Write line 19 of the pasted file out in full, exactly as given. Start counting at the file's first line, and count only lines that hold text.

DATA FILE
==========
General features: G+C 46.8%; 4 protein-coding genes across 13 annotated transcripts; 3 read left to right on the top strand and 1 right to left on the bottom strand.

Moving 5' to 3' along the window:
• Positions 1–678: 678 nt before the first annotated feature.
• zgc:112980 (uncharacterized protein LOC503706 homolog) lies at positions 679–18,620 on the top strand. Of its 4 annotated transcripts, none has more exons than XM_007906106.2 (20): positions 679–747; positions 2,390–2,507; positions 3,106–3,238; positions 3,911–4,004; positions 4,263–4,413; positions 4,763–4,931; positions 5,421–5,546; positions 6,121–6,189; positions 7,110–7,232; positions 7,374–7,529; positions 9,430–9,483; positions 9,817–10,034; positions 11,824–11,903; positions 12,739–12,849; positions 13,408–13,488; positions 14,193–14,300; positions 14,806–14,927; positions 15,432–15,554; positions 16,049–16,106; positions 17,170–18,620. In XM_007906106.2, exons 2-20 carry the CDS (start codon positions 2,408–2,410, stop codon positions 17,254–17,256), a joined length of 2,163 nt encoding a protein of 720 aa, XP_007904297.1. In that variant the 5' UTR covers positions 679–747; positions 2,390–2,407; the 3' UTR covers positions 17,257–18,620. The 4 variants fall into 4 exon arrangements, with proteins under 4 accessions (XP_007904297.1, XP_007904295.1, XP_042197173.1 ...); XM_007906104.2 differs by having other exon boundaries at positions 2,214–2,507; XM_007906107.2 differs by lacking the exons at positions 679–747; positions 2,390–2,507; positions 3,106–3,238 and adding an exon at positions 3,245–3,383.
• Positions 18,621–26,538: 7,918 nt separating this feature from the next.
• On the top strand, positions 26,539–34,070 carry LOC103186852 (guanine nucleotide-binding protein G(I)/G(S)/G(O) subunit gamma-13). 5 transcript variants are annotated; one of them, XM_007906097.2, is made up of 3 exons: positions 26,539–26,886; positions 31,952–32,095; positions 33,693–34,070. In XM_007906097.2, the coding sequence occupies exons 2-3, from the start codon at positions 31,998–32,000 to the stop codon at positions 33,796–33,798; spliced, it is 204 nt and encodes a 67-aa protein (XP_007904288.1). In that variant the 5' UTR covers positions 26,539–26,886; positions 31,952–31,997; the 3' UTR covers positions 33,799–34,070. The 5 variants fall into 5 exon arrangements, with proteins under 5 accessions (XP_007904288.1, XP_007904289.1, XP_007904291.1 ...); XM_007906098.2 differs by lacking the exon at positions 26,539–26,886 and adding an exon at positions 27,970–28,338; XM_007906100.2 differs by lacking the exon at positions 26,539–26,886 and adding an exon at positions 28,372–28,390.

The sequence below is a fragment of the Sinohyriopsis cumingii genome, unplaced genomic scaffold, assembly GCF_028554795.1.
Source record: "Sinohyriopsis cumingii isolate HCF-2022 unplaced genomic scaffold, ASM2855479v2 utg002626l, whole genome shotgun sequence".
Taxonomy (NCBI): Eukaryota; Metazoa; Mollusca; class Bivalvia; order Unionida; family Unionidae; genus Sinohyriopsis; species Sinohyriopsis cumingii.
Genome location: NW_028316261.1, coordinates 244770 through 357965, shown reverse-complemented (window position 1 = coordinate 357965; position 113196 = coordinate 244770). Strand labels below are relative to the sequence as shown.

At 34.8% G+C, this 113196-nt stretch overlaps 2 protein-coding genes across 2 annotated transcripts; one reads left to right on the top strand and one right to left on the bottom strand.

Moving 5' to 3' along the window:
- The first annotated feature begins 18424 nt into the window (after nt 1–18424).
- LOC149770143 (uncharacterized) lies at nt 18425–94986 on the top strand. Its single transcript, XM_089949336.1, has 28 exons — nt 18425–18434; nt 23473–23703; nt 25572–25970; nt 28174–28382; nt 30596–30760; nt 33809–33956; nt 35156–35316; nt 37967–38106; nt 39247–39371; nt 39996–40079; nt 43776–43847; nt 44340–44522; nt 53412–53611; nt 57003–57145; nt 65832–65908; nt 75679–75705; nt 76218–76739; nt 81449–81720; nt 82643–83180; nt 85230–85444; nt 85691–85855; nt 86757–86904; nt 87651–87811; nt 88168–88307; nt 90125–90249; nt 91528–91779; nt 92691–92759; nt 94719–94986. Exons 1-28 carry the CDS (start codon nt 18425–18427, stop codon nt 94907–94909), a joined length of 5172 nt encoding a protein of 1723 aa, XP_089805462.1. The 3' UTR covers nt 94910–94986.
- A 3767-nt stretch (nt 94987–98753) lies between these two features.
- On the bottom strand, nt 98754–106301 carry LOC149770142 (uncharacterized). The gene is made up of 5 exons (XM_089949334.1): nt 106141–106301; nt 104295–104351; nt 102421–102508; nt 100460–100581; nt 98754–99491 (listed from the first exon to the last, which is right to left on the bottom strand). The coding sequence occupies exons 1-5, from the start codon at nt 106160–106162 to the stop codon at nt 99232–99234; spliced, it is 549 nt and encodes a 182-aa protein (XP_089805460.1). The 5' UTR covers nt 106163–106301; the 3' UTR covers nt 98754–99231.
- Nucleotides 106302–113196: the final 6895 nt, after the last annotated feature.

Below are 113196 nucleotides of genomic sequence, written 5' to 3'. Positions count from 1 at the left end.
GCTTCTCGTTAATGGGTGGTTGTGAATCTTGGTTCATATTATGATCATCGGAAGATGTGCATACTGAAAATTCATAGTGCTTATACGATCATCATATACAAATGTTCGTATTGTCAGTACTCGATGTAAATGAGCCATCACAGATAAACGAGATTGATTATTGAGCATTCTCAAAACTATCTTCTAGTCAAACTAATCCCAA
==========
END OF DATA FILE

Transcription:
GCTTCTCGTTAATGGGTGGTTGTGAATCTTGGTTCATATTATGATCATCGGAAGATGTGCATACTGAAAATTCATAGTGCTTATACGATCATCATATACAAATGTTCGTATTGTCAGTACTCGATGTAAATGAGCCATCACAGATAAACGAGATTGATTATTGAGCATTCTCAAAACTATCTTCTAGTCAAACTAATCCCAA